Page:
CONCORD, CA (Sept. 18, 2022) — Chika Di has more than 13,000 monthly listeners on Spotify. Her music has been featured on HBO multiple times, and she’s shared the stage with famous acts like George Clinton and the Red Hot Chili Peppers.
In 2006, 19-year-old Diana Trujillo moved from Colombia to Pleasant Hill and enrolled in Diablo Valley College.
“It was an amazing experience, coming here with no English, then going straight to college. It was a challenge, for sure, but mission accomplished. Not just to be able to do my work and communicate, but also to learn the cultural part – to be able to adapt myself to a new life,” says Trujillo, now known musically as Chika Di.
Strong Latin roots
Trujillo was born and raised in Medellin, a city she described as plagued with violence that claimed her father’s life when she was 12. Shortly thereafter, she turned her attention to music.
Trujillo joined the Corporación Cultural Canchimalos and toured the country playing traditional Colombian music. After performing with different rock groups as a teenager in Medellin, Trujillo decided to leave Colombia – the only one in her family to do so. She started a new life in America, where she hoped to study to become a nurse.
It wasn’t long after her immigration that Trujillo returned to her roots, performing Latin music on stage. She sang with Bay Area salsa groups and ultimately joined La Misa Negra, an Oakland-based cumbia group that toured North America for the better part of 10 years.
Ready to go solo
In 2020, Trujillo decided to take advantage of the network she built during her 20 years in the music industry to launch her career as a solo artist; thus, Chika Di came to be.
Her first single, “Bailala,” produced by acclaimed New York City record producer Max Perry, has enjoyed considerable commercial success, including being featured on the HBO original series “Generation” and “Euphoria.” Her husband, Michael Costanzo, a.k.a. “Good Bear,” produced subsequent singles at their home studio in Concord.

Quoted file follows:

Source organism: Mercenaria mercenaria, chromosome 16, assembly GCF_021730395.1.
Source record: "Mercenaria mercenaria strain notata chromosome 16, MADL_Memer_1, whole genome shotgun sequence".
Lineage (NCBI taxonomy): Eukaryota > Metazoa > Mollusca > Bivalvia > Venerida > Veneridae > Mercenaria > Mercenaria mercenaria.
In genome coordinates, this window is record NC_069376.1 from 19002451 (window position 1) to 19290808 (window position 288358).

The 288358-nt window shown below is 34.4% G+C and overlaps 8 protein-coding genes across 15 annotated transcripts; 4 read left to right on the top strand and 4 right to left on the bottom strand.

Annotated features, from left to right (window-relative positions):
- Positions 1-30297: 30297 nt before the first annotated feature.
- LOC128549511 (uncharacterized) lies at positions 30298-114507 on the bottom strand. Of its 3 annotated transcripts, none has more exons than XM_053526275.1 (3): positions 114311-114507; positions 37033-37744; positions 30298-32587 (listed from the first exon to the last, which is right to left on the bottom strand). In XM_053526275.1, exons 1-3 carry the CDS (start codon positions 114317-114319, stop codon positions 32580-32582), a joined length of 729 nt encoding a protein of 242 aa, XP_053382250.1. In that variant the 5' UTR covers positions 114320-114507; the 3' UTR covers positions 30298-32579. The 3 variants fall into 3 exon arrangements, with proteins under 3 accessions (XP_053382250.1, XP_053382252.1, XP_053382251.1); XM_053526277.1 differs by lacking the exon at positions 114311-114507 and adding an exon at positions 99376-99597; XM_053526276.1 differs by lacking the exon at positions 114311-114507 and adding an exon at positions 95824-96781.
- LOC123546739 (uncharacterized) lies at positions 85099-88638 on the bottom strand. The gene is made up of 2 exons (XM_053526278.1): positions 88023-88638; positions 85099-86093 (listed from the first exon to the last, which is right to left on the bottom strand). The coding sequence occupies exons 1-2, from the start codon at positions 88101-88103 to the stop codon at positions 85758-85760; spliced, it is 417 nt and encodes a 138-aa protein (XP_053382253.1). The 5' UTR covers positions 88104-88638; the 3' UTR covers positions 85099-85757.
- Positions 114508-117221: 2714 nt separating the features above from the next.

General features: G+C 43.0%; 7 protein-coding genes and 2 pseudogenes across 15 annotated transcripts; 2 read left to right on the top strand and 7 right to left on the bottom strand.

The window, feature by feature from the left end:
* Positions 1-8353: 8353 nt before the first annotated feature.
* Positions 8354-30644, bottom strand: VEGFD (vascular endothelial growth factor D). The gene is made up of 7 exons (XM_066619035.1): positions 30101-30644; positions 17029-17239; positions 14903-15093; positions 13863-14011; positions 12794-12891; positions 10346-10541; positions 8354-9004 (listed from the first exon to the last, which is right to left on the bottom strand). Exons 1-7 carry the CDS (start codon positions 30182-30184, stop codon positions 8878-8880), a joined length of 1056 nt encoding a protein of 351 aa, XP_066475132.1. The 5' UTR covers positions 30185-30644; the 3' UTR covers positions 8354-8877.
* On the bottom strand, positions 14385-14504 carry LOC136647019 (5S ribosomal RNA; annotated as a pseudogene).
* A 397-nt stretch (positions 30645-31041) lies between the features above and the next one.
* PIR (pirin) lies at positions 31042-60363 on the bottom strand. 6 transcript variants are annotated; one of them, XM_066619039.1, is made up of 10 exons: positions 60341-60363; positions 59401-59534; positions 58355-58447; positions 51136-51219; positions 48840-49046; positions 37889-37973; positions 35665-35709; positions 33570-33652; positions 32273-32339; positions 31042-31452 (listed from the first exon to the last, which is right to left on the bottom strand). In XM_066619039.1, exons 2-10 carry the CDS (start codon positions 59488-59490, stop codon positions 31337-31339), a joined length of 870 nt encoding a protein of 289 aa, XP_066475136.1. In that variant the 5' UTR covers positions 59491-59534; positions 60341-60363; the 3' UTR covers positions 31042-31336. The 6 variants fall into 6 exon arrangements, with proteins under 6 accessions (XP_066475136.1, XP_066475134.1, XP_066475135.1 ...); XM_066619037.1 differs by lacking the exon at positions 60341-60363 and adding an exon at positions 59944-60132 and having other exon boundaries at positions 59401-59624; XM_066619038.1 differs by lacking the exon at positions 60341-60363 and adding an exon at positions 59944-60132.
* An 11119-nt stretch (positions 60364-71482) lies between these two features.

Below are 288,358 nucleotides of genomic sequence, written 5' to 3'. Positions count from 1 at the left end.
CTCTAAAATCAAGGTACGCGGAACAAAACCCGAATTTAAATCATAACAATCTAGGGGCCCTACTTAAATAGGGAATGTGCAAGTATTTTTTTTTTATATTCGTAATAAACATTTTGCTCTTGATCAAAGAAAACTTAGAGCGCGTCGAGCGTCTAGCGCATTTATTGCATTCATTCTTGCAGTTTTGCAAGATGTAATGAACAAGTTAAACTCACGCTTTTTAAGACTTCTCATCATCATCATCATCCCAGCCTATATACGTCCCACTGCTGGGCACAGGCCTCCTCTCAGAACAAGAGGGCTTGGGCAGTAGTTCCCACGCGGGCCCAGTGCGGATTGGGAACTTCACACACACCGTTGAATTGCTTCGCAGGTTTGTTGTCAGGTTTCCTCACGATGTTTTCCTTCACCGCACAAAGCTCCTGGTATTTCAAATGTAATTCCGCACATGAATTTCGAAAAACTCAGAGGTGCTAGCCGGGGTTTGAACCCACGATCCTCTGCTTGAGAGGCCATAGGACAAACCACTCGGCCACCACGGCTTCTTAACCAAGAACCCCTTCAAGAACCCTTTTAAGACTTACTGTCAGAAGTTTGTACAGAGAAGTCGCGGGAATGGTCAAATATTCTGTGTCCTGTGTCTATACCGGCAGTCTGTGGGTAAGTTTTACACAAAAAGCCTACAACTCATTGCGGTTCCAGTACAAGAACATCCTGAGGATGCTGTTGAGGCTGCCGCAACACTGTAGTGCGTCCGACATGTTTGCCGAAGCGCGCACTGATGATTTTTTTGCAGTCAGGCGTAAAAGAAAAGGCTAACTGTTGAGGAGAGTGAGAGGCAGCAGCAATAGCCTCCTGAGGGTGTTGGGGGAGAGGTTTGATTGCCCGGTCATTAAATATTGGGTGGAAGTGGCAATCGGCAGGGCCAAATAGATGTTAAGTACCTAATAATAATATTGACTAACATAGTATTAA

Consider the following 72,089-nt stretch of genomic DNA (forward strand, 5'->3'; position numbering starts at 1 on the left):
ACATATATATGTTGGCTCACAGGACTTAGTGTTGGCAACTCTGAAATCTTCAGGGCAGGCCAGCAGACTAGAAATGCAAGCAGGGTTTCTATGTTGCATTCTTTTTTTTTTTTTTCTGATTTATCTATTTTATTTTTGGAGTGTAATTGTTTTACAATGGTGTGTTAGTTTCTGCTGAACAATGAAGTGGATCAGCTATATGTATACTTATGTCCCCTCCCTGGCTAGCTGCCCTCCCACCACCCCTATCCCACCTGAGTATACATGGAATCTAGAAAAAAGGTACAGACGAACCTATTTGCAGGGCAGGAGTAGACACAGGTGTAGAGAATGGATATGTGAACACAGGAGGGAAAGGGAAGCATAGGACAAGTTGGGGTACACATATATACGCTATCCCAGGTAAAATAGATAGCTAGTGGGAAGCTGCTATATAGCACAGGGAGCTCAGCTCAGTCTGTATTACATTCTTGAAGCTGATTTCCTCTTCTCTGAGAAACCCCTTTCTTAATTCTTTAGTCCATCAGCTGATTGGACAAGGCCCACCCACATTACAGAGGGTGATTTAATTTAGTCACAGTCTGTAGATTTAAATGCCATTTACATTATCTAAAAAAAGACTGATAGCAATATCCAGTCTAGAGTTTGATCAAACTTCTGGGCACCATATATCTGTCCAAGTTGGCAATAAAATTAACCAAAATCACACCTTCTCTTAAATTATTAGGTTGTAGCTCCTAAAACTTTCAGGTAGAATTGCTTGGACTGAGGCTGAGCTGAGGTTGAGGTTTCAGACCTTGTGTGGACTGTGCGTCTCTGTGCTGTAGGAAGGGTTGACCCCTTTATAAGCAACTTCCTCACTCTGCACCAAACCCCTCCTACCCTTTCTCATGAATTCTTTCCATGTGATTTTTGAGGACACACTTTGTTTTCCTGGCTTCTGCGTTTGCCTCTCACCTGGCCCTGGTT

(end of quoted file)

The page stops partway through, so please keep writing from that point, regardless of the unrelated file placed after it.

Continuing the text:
Trujillo is quick to note that they work with a team of sound engineers who have produced Latin Grammy winners, saying their contributions are integral to the Chika Di sound.
“We all combine forces, and we make things happen.”
Sending a message
The latest single from Chika Di is “Guaro,” released earlier this month. Trujillo is particularly enthused about this one, which she says features “all the elements that can describe me as an artist.”
With “Guaro,” she really hopes to make a statement.
“This time, I talk about acceptance. This time, I kinda put my foot out a little further when it comes to promoting a good message for society in general. Promoting respect. Promoting the right to choose your path, whatever it is.”
While much of her online audience is international, Trujillo notes that Latin music interest is very much on the rise in the United States.
“I see the Latin scene merging with American culture more and more. Before, you needed to sing in English in order to do that crossover. Now, I don’t see that as having to be the rule anymore.
“Sometimes they don’t understand what the song is saying,” she adds, “but they’re still having fun, they’re still feeling the vibe.”
Trujillo feels “blessed” to be able to make music with such inspired people and to do so in the Bay Area during a time that she recognizes as special for recording artists and performers of all genres.
“Overall, I think we’re living in the best music era there is.”
Dave Hughes is a lead advocate for the local music scene in and around Concord, California. Having volunteered for years at the grassroots level with advocates for social justice, Hughes developed effective community organizing skills, which he later applied to the regional independent music network to launch various platforms to showcase and celebrate local music during the pandemic. Along with the team of music-minded volunteers he assembled, Hughes worked with Visit Concord and the City of Concord in launching Concord Couch Concerts, which has since produced over 30 hours of content featuring over 100 local acts. The success of this effort paved the way for Hughes to launch the downtown concert series "Singer-Songwriter Saturday", an FM radio show on 90.5 KVHS called "The Beat of Diablo," and this freelance column of the same name. Understanding Concord as the "City of Dave Brubeck," Dave is driven by a sense of duty as a local musician and Concord resident to posit that this is not only a city rich with music history, but one that yields excellent music today in its robust, eclectic, and thriving music scene.